There’s a deception that I’ve come to … well, I don’t know that I actually “hate” it, but I sure don’t love it.
It’s a deception, an illusion, and it’s perpetrated, many times, in God’s name, and often with the best of intentions.
It’s the deception of the finished lesson.
I became aware of it while I was studying something-or-other for teaching. I felt like I was wrestling a greased pig. I cut my way through bunny trails and wild goose chases and fought off premature and inaccurate conclusions.
It was a long and arduous process.
And when I was done, I presented my results to the folks I was teaching, all tidy, all logical, all wrapped up with a nice little bow on it.
It was good teaching. And my conclusions were both accurate and relevant.
But I was uncomfortable with how tidy it was. This was not a tidy topic, and I felt that I’d done folks a disservice by hiding the blood, sweat, toil and tears that went into the process.
In actual fact, the blood, sweat, toil and tears are a legitimate part of the topic, of the conversation. Let’s be honest: outside of TV shows, there aren’t a lot of thorny questions that tidily wrap themselves up in 30 minutes, are there?
It seems to me that the need to make things tidy and clean and neat is not actually a benefit to American culture.
Let’s be specific. If we think that the abortion issue has a clean and simple answer, we’re not paying attention. If we think that the topic of social justice can be solved easily, we’re smoking something interesting. If we think the fear of God, or the grace of God, or the rapture, or the solution to immigration, or balancing a household budget have tidy answers, we’re not seeing the whole of the subject.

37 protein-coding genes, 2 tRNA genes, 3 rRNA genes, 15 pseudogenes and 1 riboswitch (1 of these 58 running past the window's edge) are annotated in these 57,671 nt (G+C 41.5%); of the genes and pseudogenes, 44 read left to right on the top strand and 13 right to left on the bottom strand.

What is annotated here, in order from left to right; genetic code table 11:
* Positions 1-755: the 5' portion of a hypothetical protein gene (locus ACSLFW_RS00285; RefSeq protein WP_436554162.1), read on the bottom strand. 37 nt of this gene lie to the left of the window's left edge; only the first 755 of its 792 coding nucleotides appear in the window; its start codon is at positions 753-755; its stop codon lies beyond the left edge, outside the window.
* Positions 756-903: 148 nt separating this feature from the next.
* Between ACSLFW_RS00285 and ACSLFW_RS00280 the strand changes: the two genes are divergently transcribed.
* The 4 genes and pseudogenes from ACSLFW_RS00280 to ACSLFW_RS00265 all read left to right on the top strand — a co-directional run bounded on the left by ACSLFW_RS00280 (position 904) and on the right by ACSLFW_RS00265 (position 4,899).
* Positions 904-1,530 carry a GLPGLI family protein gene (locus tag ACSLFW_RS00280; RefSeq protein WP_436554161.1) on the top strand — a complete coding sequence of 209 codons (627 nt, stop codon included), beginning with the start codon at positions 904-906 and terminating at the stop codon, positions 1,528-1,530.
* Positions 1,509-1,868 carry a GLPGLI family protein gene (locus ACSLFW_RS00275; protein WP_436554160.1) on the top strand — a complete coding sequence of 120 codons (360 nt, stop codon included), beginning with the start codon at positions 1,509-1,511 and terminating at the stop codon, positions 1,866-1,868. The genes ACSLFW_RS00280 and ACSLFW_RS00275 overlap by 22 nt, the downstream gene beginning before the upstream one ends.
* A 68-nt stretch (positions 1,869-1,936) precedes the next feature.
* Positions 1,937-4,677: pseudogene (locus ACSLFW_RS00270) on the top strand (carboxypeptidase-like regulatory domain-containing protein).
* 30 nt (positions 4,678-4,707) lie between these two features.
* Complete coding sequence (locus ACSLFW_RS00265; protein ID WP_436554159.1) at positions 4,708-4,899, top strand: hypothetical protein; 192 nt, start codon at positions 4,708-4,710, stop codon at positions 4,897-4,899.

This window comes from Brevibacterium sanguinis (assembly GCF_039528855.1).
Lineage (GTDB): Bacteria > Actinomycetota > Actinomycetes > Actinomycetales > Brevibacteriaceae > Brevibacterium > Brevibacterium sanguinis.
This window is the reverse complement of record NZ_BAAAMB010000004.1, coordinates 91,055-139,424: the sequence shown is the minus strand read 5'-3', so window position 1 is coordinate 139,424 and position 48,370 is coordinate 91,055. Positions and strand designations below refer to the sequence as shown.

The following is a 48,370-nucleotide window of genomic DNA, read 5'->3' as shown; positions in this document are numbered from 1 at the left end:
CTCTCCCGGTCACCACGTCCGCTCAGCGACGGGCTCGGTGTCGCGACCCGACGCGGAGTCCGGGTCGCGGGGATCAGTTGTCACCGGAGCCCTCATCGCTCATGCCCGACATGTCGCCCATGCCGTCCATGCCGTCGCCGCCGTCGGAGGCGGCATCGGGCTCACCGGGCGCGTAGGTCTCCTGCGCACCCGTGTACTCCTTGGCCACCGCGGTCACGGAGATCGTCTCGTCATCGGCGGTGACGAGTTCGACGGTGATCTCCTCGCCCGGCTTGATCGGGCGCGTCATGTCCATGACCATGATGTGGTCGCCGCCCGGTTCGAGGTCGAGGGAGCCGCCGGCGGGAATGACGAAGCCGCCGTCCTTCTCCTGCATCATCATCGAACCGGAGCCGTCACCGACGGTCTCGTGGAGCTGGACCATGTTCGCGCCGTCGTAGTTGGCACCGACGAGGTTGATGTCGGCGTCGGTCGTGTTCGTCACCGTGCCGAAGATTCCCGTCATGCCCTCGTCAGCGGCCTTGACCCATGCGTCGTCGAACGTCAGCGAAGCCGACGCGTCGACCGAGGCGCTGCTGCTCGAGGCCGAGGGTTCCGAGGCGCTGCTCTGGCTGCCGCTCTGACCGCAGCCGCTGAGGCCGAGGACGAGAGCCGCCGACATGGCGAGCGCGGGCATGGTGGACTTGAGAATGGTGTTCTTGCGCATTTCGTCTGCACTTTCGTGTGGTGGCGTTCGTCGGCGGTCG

Christian platitudes are an abysmal failure. But Christian blogs and Christian books (and not-so-Christian books) that have clear-cut answers are equally deceptive.
We’ll see how I respond to this, how I deal with this in the future. As much as anyone else, I like having clear answers readily available, and I like not looking like a dork as I stumble for an answer that actually means something on a complex topic.
But we might find that not every post has a confident conclusion. I don’t know. We’ll see how this turns out.
I really like this article. For a while now, I have been wrestling with thoughts that nudge me toward this path of...REALITY?
Personally, I like things and people who are real and transparent. I have a friend who, if you ask her how she's doing on ANY given day, she will always answer with the biggest grin ever: "I'm blessed and not stressed, sister!!!!!" I'm always secretly hoping she doesn't ask me how I'm feeling on some of my more challenging days. And, if she does, how should I respond. For instance, if I had just received very bads news concerning my family...or...??? I once sat under a pastor who consistently insisted that...if you're experiencing big challenges and losses...then, obviously "you aren't sold out to God." (His words exactly). In my "big challenges and losses" I am learning something about God that perhaps I would not have learned with an easier life?. I am learning more about myself, too. I see things that God wants to cull out of me. I can see them without self-condemnation. But, also, He points out beauty, compassion, wisdom and light that He has put inside me. This "PROCESS" is strangely working together for something I've always deeply yearned for. No, it is not necessarily more money (although, I could use some). It is not fame, popularity, power or a name in ministry. My challenges have moved me toward a deeper understanding of the Father's heart. My sufferings have ushered me into His embracing presence in a tangible way. In life, there WILL BE good days...and bad. Sometimes...VERY bad days. I don't believe life's "LESSON" is ever over.
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